by Qian Leung
@ 30 Jun 2017
Located in 112 Katong, Canton Paradise offers classic roast meats, dim sum, noodles and congee which Hong Kong is known for.
Their siu yuk (barbecue pork belly) is prepared by first sitting in a marinade of honey, sesame sauce and soy sauce overnight. It is then roasted over the fire for over an hour to caramelise. Prepared the Grandma way would allow for the kampong chicken to taste plump and juicy. The roast duck requires a marinade of sesame sauce, fermented soy bean paste, hoisin sauce and Jiujiang rice liquor over night. It is then roasted to colour.
Another typically Hong Kong dish is beef brisket noodles. After stewing with aromatics for two hours, the beef brisket is served with noodles which is first shocked in an ice water bath then scalded hot for crispiness. How does juk (Hong Kong-style congee) take on such a cottony, fragrant and smooth texture? The chef shares that firstly it requires attention to detail. Secondly, it requires years of experience which is passed down from one generation to the next. Lastly, it requires the juk chef's heart and time as the juk takes three and a half hours to cook. The seafood is added in last and the juk takes on an added layer of fragrance and sweetness.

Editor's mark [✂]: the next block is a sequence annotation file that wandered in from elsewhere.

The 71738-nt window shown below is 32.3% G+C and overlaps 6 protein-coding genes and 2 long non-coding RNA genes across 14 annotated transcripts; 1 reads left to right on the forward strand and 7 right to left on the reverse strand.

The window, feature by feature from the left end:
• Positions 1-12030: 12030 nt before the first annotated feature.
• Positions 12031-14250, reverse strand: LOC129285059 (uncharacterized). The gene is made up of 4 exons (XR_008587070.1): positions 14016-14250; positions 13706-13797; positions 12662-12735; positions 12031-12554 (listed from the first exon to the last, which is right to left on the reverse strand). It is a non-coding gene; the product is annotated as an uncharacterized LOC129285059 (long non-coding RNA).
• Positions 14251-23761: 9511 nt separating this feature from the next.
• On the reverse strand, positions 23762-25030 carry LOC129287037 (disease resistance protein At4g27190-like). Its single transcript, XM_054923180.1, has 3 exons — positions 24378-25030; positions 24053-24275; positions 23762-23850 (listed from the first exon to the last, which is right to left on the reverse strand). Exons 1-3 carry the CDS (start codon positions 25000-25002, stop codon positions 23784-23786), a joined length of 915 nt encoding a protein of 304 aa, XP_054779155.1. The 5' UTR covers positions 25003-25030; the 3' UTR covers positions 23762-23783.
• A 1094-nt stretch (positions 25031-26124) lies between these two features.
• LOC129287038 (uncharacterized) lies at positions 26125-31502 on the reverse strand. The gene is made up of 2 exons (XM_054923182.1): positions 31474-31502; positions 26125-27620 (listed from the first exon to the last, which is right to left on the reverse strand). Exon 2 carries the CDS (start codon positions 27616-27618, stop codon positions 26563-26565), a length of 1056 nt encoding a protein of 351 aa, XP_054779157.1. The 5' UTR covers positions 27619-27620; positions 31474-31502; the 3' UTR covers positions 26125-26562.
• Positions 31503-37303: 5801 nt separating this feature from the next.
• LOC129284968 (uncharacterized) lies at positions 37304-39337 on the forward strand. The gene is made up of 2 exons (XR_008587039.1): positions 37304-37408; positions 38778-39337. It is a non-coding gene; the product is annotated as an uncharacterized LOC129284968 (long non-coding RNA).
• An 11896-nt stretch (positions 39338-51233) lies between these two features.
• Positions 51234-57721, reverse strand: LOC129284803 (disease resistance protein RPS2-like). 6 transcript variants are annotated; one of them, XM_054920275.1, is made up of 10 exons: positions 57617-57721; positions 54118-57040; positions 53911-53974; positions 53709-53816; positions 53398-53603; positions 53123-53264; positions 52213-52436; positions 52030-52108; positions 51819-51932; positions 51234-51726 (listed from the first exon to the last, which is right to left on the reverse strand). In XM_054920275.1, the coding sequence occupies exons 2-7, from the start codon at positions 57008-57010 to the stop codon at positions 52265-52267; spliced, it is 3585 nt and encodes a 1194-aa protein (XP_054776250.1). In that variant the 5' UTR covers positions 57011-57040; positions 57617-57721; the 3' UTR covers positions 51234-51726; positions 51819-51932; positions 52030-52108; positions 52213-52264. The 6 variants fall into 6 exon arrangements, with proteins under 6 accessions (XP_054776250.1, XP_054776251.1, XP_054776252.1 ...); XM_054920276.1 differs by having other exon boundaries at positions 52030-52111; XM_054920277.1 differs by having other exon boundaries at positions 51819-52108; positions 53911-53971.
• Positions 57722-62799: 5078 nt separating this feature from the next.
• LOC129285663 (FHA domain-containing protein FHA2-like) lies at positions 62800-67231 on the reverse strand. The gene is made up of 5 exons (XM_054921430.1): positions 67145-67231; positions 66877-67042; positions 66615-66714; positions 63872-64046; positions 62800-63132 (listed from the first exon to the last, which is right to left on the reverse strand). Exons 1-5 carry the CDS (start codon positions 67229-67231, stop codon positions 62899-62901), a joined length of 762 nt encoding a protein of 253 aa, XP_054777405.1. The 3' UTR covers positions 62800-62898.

You can also find a Singaporean touch with a dish of cheong fun (rice noodle roll) stuffed with preserved turnip which reminds one of the local breakfast classic of chwee kueh (steamed rice cake with preserved radish).
The pork bun here is made with pork sliver in a sweet sauce, wrapped in a soft crispy bun. The custard bun is also a hot favourite - break it open and out flows a golden river of salted egg yolk, butter, milk and fine sugar.
When a craving for Hong Kong food hits, but you can't drop your work and fly there at once, Canton Paradise should hit the spot. QL